Anatomy of Bones of the Arm

Anatomy of Bones of the Arm

In spite of its extreme flexibility, the arm consists of just three long bones. The following article will cover some information related these bones and their function...
Bodytomy Staff
The arms and hands are one of the most frequently used body parts. The use of our limbs comes so naturally to us that we never realize the science behind their functioning. The study of the anatomy of the human arm will give you an idea as to how complex these seemingly simple functions can be. Without the arms one would not be able to do even a simple task like eating food or holding a spoon.
Arm Bones and Muscles
The upper arm bones and muscles consist of the humerus, biceps, and triceps. The biceps are made up of two different heads and are located in the front of the arms. They help in bending the arm towards the shoulders. The triceps are present on the rear part of the upper arm and is made up of three muscles. The function of the triceps is to help the arm extend forward. The forearm bones and muscles consist of two bones and a group of several muscles, which are responsible for bending your wrist.
Anatomy
The arm consists of three bones that make up the upper arm and the lower arm. The upper arm is made up of the humerus, and the lower arm consists of the radius and the ulna.
arm bones anatomy
Humerus
The upper arm bone that extends from the shoulder to the elbow is called the humerus. This is a long bone that helps in supporting and moving the upper arm. The humerus is divided into 3 parts, the round head, the narrow neck, and the tubercles. There are many muscles and ligaments attached to the humerus.
The muscles of the humerus include the following:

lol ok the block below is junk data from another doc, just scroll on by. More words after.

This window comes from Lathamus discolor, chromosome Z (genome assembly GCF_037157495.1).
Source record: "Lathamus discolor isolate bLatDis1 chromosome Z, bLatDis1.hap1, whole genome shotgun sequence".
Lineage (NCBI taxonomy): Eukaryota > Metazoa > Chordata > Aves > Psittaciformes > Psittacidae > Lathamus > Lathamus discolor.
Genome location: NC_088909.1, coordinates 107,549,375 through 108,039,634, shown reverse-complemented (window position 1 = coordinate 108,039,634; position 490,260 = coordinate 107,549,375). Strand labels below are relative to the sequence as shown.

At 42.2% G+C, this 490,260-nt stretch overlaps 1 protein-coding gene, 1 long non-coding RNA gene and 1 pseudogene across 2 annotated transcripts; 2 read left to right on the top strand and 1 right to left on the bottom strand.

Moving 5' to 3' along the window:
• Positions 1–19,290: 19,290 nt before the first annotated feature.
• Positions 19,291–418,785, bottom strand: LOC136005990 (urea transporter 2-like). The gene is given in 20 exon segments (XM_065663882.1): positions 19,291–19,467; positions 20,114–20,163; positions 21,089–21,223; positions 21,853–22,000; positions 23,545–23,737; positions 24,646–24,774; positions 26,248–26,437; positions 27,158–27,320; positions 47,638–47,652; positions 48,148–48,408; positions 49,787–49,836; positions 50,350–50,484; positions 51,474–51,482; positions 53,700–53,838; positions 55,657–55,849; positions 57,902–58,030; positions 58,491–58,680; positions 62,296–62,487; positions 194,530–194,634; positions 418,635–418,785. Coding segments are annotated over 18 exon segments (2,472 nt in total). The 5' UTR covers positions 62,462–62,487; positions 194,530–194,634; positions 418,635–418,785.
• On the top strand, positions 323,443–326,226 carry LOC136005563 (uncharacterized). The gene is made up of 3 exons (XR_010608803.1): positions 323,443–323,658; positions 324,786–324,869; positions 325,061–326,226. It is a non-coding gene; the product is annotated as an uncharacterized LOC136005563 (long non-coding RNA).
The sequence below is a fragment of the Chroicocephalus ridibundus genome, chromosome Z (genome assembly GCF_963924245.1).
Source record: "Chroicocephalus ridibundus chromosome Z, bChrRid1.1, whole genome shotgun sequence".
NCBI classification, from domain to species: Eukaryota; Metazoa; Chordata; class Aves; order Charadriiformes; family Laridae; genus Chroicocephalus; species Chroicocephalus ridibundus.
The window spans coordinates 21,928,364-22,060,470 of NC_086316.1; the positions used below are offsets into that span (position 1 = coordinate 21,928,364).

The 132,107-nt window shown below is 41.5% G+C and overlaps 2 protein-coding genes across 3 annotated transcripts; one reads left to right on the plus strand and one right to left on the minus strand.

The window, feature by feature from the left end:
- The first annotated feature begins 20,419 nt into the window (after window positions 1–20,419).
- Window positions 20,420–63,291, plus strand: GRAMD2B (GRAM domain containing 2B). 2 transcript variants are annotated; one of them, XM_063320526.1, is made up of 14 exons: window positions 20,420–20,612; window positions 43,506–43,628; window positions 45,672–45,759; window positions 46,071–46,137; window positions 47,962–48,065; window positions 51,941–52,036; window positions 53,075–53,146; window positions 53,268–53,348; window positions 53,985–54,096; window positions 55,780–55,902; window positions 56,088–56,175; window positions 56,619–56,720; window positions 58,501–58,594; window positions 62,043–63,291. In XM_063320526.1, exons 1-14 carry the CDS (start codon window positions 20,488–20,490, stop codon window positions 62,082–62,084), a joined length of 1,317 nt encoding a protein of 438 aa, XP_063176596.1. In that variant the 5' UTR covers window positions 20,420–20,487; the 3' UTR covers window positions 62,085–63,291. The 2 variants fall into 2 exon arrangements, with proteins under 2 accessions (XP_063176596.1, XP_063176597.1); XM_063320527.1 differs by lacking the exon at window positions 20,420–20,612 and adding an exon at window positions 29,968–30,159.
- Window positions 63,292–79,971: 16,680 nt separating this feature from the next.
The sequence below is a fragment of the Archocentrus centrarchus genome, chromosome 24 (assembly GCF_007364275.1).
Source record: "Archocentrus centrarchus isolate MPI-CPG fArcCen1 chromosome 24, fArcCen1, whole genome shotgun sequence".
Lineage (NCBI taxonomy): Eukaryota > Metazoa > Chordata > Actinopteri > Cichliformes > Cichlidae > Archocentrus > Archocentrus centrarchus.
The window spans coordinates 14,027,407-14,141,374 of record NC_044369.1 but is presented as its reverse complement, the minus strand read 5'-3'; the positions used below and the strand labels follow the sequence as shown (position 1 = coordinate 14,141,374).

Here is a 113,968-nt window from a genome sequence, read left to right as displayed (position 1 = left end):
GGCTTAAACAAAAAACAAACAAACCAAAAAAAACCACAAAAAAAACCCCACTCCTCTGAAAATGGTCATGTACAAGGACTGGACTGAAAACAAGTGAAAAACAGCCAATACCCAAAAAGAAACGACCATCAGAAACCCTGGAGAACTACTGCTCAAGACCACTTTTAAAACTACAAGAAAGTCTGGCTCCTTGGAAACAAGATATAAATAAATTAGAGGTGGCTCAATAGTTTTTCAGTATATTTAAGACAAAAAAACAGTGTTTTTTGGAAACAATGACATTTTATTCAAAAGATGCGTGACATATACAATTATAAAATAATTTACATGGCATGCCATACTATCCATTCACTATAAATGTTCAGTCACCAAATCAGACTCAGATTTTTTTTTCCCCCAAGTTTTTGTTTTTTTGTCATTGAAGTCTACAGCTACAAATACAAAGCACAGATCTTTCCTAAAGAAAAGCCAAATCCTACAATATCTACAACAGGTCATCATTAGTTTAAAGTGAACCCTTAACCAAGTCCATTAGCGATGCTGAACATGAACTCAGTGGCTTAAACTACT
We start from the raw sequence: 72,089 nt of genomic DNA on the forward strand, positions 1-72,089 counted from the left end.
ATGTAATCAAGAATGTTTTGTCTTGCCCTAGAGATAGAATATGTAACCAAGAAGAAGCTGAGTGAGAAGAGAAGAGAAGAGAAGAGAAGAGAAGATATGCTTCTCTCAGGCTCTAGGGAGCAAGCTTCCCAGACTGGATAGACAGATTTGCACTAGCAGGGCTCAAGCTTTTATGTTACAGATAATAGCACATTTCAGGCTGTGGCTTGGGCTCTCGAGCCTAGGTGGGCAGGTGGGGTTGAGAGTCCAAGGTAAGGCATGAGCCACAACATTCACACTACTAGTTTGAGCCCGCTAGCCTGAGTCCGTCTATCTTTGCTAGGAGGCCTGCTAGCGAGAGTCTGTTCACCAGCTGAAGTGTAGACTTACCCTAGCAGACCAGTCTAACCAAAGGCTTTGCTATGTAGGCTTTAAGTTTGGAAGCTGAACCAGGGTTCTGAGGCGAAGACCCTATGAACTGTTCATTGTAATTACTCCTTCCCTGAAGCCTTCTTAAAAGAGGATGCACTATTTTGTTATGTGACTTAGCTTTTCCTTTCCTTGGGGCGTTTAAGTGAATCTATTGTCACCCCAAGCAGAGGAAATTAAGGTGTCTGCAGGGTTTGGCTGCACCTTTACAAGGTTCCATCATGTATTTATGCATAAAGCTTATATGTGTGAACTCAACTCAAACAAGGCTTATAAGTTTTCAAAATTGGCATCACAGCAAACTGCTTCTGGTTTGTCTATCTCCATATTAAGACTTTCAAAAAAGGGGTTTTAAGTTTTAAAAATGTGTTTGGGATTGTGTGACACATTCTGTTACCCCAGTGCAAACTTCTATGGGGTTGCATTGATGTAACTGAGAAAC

• Deltoid
  • Supraspinatus
  • Pectoralis major
  • Teres major
  • Latissimus dorsi
  • Infraspinatus
  • Biceps brachii
  • Brachialis
  • Coracobrachialis
  • Brachioradialis
  • Triceps brachii
  • Anconeus
Radius
The lower arm or forearm bone is the radius. It extends from the elbow to the wrist. The radius is long and curved in shape and runs parallel to the ulna. The function of the radius is to help in movement and supporting the arm. Muscles attached to the radius include:
  • Supinator
  • The flexor digitorum superficialis
  • The flexor pollicis longus
  • Musculus extensor ossis metacarpi pollicis
  • Extensor primi internodii pollicis
  • The pronator teres muscle
  • Supinator longus tendons
Ulna
The last, but not the least, bone of the arm is the ulna. This bone is present between the elbow and the wrist running parallel to radius. The ulna is longer and slightly curved just like the other arm bones. The function of the ulna is also the same, to assist in support and movement of the arm.
The muscles and ligaments attached to the ulna are as follows:
  • Triceps brachii
  • Anconeus
  • Brachialis
  • Pronator teres
  • Flexor carpi ulnaris
  • Flexor digitorum superficialis
  • Flexor digitorum profundus
  • Pronator quadratus
  • Extensor carpi ulnaris
  • Supinator
  • Abductor pollicis longus
  • Extensor pollicis longus
  • Extensor pollicis brevis
  • Extensor indicis
Pain in the arm can occur due to various reasons. Some of the common arm bone pain reasons include fracture of the bones, muscle pulls, torn ligaments and tendons, osteoarthritis, Paget's disease, peripheral neuropathy, bone cancer, etc.